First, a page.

There are a lot of flavours and textures at play in this vegan main. Butternut squash is both a bit fruity and a bit sweet, making a dry Riesling an excellent choice to balance it out.

Sides

Secretly, or not so secretly, most people look forward to holiday dinner sides. There is something so satisfying about creamy mashed potatoes and bacon garnished greens. If your main dish is paired better with a red, then it could be worthwhile to pair your sides with a complimentary white. Sweet sides pair better with dry wines like a Chardonnay, while savoury sides go best with a medium-bodied red like a Merlot. Having different types of wine makes it easy to find a match for all of your dishes.

For a customized wine menu for your holiday dinner, talk to one of our connaisseurs at Seven Degrees. We can help you pair any food with our wide selection of wines.

 

 

Health Benefits of Beer

It might seem crazy to think that beer can actually make you healthier, but there’s growing evidence to confirm just as much. The key to obtaining the health benefits of beer is through moderation, meaning drinking around one or two glasses a day. However, don’t go thinking that binge drinking will lead to healthy kidneys and a higher IQ. It doesn’t work like that, which is why we’re here to tell you substantiated health benefits that come with drinking, or cooking with, beer.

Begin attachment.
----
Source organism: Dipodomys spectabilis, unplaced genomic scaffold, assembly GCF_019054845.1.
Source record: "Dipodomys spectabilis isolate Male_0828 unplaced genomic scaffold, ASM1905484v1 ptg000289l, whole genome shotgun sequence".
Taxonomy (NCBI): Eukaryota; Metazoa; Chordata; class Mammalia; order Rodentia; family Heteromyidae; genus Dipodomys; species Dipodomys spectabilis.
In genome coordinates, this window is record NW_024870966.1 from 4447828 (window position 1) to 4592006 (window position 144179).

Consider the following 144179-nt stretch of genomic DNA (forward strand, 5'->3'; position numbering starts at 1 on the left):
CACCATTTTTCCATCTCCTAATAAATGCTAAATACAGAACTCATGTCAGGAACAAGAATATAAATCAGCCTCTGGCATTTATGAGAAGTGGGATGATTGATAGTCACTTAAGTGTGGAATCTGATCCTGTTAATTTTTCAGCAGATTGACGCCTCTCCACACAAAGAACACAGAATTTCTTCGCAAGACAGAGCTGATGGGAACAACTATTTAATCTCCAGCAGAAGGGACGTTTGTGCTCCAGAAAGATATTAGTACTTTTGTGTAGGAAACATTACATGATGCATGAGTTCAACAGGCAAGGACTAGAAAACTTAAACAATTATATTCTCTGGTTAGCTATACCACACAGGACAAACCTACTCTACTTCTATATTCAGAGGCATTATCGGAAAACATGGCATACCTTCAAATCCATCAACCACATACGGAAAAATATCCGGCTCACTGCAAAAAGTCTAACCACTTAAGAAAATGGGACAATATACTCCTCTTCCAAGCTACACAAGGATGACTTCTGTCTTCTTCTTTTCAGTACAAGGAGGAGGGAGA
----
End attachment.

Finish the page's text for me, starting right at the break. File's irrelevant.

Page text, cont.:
Nutritional Value

While beer is 90% water, that remaining 10% is packed with a number of nutrients our body needs to keep functioning, including fibre and trace amounts of calcium, iron, magnesium, potassium, zinc and more. Beer contains more protein and vitamin B than wine and its unique antioxidants come from the malts and hops used in brewing. The amount of antioxidants present is the same as those found in wine but they’re of a different composition due to varying ingredients. Beer also contains probiotics that aid in increasing the good bacteria in your gut for a healthier digestive system.

Boosts Bone Health

One of the few dietary sources for silicon is found in beer and is important regarding the growth and development of bone and its connective tissue. One study showed that moderate drinkers were 38% less likely to have osteoporosis compared to non-drinkers, while another revealed that moderate drinkers were 20% less likely to fracture their hip.

Reduces the Risk of Diabetes

It’s the belief through the amount of research done, that the risk of developing type 2 diabetes is reduced by 30% with a healthy intake of beer. A Dutch study looked at 38,000 male health professionals and determined that, over the course of moderate drinking for four years, they were less likely to develop diabetes. Similarly, a Danish study concluded that the moderate consumption of alcohol over three to four days is associated with a lower risk of diabetes.

Lower Risk of Heart Disease